by Kent Sterling
It was inevitable that some media company would throw a lot of cash and security at former Indianapolis Star sports columnist Bob Kravitz for his estimable talent and brand value, and WTHR has more cash than anyone in Indianapolis media, so their decision to go all in on Kravitz makes complete sense.
Then why am I so stunned?
A few years ago when Bob worked at 1070 the Fan and I was the program director, I talked to him about leaving the Indianapolis Star to become a full time member of our team. I craved a consumer magnet for our digital product, and Bob was (as he remains) the voice of record in Indianapolis sports media. The conversation never got serious, as Bob would always respond, “It’s an interesting idea, but I’m an ink stained wretch at heart.”
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Not today. Not anymore. Bob is now a member of the very well-funded team over at WTHR where he will write roughly as often for WTHR.com as he did for the Star, and appear on camera as needed.
Despite his protests to the contrary, Bob is an adroit on-camera and on-mic performer, so this switch to an increased electronic presence makes sense.
The win in media today is creating unique content, and let’s face it, TV sports is not exactly built to compel. That makes Bob a treasured asset for an operation like WTHR. They need something edgy for digital, and frankly something unique wouldn’t hurt their TV product either.
Dave Calabro, Rich Nye, and Jason Spells are all very good at what they do, but their job responsibilities don’t include developing and advancing an opinion. They present information, video highlights, and interviews with players/coaches that can be accessed on plenty of media.
Something different is a positive, and Bob’s voice is different. He’ll bring an opinion to the mix, and Bob’s opinion is of great value for two reasons – he is the voice of record in Indianapolis sports, and his opinion comes from a place of honesty and deliberation. He doesn’t simply take a position and defend it like many columnists who insult their readers by haphazardly selecting a take and going through the motions of defending it.
Bob truly believes what he writes and says, and that gives weight to his opinions.
For WTHR, hiring Bob means people now have a reason to visit WTHR.com, and gives them a recognizable asset that is a serious point of differentiation for them as they battle WISH-8, WXIN-59, and WRTV-6 for ratings.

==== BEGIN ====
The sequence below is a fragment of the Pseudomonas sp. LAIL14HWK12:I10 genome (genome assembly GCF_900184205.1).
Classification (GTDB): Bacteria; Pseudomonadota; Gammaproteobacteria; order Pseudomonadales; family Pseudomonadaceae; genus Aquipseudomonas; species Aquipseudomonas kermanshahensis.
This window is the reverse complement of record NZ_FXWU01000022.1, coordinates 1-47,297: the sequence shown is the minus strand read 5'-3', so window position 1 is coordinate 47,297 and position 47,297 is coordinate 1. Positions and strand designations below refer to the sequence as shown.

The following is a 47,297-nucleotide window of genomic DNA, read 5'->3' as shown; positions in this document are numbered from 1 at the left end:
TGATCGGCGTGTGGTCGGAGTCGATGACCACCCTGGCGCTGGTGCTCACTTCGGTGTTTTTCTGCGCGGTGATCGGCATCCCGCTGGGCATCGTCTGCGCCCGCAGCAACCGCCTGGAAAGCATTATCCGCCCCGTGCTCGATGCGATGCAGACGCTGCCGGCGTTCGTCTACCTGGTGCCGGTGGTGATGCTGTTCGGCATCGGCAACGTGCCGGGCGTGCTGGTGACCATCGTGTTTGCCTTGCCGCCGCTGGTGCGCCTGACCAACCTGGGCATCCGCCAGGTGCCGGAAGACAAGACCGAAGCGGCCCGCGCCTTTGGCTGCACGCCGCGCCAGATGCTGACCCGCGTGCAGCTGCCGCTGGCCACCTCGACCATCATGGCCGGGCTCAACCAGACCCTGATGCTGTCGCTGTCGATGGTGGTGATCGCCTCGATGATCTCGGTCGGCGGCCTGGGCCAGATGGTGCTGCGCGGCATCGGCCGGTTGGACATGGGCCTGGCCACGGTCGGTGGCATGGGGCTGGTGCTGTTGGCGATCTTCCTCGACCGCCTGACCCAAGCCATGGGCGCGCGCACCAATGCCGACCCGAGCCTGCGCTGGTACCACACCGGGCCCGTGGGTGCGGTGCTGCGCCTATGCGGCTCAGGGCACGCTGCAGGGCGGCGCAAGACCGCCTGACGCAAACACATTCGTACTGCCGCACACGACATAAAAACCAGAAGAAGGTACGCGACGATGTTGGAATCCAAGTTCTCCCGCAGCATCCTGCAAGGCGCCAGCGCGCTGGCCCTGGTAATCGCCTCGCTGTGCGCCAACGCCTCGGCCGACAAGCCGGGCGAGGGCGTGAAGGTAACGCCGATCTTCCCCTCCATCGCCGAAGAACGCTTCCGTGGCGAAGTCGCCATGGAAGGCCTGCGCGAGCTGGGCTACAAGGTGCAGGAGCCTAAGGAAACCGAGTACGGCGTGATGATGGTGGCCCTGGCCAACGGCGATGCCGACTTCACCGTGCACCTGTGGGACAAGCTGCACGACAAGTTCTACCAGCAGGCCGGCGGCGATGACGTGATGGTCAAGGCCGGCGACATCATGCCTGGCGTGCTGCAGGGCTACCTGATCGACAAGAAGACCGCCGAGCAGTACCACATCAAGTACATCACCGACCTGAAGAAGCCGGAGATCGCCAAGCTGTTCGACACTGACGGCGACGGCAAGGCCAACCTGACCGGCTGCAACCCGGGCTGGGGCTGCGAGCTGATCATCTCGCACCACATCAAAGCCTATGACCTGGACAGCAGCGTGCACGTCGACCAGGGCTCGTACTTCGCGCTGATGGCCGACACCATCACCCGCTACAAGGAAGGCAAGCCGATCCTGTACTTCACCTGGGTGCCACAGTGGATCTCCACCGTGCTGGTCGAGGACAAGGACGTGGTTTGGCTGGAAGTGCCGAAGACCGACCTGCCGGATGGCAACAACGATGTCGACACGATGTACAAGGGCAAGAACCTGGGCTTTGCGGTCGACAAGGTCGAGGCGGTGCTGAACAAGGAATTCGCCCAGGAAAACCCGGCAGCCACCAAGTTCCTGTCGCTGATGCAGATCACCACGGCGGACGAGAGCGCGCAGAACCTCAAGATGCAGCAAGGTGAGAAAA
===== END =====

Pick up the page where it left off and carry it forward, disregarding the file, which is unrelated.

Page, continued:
The Star will continue to provide coverage of local teams and beats, but will be bereft of a local voice that starts sports conversations and serves as the personality that drives use. Replacing Bob will be a serious challenge for an operation that is destined for more and more efficiencies as media consumers continue to find other portals that satisfy their curiosity.
If the newspaper industry is dying by the accumulative damage of thousands of paper cuts, a 14-year veteran voice of reason like Bob leaving the Star is a knee to the groin.
For Bob, he will get the security he covets while not working in a building where almost every conversation starts and ends with speculation on when the next round of staff cuts will be announced. That kind of environment is corrosive and causes increased stress, and Bob doesn’t enjoy that angst any more than you and I do. In fact, given his heart attack, I’m guessing dealing with stress is still a work in progress for Bob.
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The positive for the Star’s sports department is that it is led by a very capable editor who has made positive changes in the digital product in his short time here. Ronnie Ramos appears to be a forward thinking manager who has a plan to evolve the product forward while adhering to corporate mandates for efficiency. It’s a tough gig, but he has shown a knack for getting things right in a tough situation.
What resources Ramos deploys to try to replace the content and brand they lost when Bob walked out the door will go a long way toward defining his era of leadership.
Bob leaving the Star for WTHR was stunning, but the evolution of media will continue and accelerate. More changes are coming. Lot’s more changes.